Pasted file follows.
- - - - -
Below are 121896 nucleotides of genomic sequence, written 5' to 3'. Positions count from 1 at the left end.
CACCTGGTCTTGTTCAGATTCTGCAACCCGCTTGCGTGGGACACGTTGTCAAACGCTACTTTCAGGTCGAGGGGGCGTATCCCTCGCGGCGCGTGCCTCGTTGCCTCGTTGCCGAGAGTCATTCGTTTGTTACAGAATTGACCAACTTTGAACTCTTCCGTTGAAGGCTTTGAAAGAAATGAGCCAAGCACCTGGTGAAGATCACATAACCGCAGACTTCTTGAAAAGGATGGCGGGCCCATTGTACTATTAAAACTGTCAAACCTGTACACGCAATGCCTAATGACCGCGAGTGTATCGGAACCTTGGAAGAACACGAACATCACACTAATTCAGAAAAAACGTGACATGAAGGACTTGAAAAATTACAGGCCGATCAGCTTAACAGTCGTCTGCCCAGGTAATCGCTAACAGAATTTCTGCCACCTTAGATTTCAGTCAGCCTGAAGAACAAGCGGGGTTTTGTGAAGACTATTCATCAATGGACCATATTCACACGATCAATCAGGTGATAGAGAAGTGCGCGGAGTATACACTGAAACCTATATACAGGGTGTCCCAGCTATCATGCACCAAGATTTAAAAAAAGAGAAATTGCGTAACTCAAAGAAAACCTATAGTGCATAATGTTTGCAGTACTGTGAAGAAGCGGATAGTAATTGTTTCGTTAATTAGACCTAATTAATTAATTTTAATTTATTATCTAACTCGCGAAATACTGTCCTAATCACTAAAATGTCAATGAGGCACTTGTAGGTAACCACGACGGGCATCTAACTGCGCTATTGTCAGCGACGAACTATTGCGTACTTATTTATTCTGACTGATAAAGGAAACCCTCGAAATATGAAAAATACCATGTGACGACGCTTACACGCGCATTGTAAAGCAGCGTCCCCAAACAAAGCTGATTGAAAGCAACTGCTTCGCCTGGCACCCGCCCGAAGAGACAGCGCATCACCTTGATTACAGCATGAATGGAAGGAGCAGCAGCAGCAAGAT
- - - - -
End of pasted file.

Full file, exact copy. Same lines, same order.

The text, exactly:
Below are 121896 nucleotides of genomic sequence, written 5' to 3'. Positions count from 1 at the left end.
CACCTGGTCTTGTTCAGATTCTGCAACCCGCTTGCGTGGGACACGTTGTCAAACGCTACTTTCAGGTCGAGGGGGCGTATCCCTCGCGGCGCGTGCCTCGTTGCCTCGTTGCCGAGAGTCATTCGTTTGTTACAGAATTGACCAACTTTGAACTCTTCCGTTGAAGGCTTTGAAAGAAATGAGCCAAGCACCTGGTGAAGATCACATAACCGCAGACTTCTTGAAAAGGATGGCGGGCCCATTGTACTATTAAAACTGTCAAACCTGTACACGCAATGCCTAATGACCGCGAGTGTATCGGAACCTTGGAAGAACACGAACATCACACTAATTCAGAAAAAACGTGACATGAAGGACTTGAAAAATTACAGGCCGATCAGCTTAACAGTCGTCTGCCCAGGTAATCGCTAACAGAATTTCTGCCACCTTAGATTTCAGTCAGCCTGAAGAACAAGCGGGGTTTTGTGAAGACTATTCATCAATGGACCATATTCACACGATCAATCAGGTGATAGAGAAGTGCGCGGAGTATACACTGAAACCTATATACAGGGTGTCCCAGCTATCATGCACCAAGATTTAAAAAAAGAGAAATTGCGTAACTCAAAGAAAACCTATAGTGCATAATGTTTGCAGTACTGTGAAGAAGCGGATAGTAATTGTTTCGTTAATTAGACCTAATTAATTAATTTTAATTTATTATCTAACTCGCGAAATACTGTCCTAATCACTAAAATGTCAATGAGGCACTTGTAGGTAACCACGACGGGCATCTAACTGCGCTATTGTCAGCGACGAACTATTGCGTACTTATTTATTCTGACTGATAAAGGAAACCCTCGAAATATGAAAAATACCATGTGACGACGCTTACACGCGCATTGTAAAGCAGCGTCCCCAAACAAAGCTGATTGAAAGCAACTGCTTCGCCTGGCACCCGCCCGAAGAGACAGCGCATCACCTTGATTACAGCATGAATGGAAGGAGCAGCAGCAGCAAGAT